Wednesday, October 14, 2009

The Self and the Other

At the start of awareness of the self lies the presence of you, and perhaps even the presence of a more general we. Only in dialogue, in argument, in opposition, and also in aspiring towards a new community is awareness of my self created, as a self-contained being, separate from another. I know that I am, because I know that another is.
Father Jozef Tischner, The Philosophy of Drama

[...]The world has always been a great Tower of Babel. However, it is a tower in which God has mixed not just the languages but also the cultures and customs, passions and interests, and whose inhabitant He has made into an ambivalent creature combining the Self and non-Self, himself and the Other, his own and the alien.

[...]The dialogue with Others has never been and will never be easy, especially today, when everything is on such an enormous scale and is so complicated that it is hard to take in and control, and when many forces are working to obstruct this dialogue, or even to make it impossible. But even without these short-term political, ideological or economically motivated interests and aims there are other, substantial, fundamental problems.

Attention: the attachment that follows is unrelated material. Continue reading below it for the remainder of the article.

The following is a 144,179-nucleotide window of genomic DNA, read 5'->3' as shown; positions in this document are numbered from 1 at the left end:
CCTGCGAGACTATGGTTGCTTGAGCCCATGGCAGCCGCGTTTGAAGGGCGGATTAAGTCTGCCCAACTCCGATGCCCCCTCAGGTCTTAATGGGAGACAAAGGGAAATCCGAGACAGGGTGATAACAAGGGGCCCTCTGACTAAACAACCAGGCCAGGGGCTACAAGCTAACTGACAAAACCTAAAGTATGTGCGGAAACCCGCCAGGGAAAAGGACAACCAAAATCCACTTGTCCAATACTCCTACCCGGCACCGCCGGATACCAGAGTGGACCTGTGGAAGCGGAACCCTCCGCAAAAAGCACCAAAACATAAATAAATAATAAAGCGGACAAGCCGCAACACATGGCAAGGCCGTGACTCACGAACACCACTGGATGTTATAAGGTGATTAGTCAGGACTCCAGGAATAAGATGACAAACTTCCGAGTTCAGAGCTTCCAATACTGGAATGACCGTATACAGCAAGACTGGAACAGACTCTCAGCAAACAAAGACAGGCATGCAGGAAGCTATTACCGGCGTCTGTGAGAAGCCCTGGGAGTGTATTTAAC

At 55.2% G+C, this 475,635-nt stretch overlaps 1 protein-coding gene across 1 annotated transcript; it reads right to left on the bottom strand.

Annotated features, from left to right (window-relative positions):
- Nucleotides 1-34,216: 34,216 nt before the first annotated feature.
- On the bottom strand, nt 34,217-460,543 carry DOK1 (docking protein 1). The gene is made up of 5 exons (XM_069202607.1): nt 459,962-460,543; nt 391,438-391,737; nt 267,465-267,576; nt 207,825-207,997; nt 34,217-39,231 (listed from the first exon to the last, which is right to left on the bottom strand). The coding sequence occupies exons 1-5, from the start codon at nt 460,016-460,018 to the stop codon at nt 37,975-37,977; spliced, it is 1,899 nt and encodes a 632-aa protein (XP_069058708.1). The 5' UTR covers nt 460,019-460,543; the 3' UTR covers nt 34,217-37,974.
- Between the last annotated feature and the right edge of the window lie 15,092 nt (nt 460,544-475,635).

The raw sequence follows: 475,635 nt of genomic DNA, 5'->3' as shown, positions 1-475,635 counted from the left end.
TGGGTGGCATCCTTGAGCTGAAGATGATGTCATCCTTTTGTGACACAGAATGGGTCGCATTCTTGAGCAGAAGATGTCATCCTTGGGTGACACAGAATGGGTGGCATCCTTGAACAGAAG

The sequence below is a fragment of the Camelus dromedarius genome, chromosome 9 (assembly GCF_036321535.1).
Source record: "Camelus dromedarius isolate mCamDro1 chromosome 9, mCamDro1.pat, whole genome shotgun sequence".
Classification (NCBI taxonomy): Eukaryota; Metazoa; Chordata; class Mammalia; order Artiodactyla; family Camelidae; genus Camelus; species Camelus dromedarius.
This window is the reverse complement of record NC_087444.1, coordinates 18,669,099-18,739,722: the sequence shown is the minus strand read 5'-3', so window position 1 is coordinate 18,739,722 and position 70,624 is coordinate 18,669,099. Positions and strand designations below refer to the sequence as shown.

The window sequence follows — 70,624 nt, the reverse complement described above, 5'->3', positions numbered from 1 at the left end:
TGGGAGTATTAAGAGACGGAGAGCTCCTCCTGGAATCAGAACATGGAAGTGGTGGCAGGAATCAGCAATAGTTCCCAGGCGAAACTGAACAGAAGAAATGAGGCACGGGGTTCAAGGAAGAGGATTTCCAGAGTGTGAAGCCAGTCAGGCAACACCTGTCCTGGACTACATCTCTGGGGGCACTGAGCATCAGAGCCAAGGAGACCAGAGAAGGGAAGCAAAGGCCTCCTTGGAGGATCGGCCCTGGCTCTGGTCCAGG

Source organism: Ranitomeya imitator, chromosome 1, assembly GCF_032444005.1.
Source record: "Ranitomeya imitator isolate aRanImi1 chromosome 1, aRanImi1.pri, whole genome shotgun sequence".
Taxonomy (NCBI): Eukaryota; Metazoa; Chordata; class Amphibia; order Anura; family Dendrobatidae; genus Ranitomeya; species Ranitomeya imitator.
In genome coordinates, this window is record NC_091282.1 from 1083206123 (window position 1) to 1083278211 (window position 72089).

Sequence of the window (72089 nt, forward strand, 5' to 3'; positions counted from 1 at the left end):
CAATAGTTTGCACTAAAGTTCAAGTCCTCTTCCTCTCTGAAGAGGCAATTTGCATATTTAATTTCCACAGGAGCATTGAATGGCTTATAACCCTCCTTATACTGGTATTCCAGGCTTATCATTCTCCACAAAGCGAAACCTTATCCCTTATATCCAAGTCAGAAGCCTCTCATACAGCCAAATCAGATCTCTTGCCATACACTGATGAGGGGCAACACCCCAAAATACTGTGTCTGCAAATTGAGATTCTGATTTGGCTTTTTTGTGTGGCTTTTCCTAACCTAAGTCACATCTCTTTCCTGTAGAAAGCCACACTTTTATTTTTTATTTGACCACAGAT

One of them is the focus of the Sapir-Whorf hypothesis of so-called linguistic relativity. In the simplest terms, it says that thinking is formed on the basis of language, and as we speak in different languages, each of us creates his own image of the world, unlike any other. These images are not compatible and are not replaceable. For this reason dialogue, though not impossible, demands a serious effort, patience, and the will of its participants to understand and communicate. Being aware of the fact that in conversing with the Other I am communing with someone who at the same time sees the world differently from me and understands it in another way is important in creating a positive atmosphere for dialogue.

Ryszard Kapuscinski, The Other

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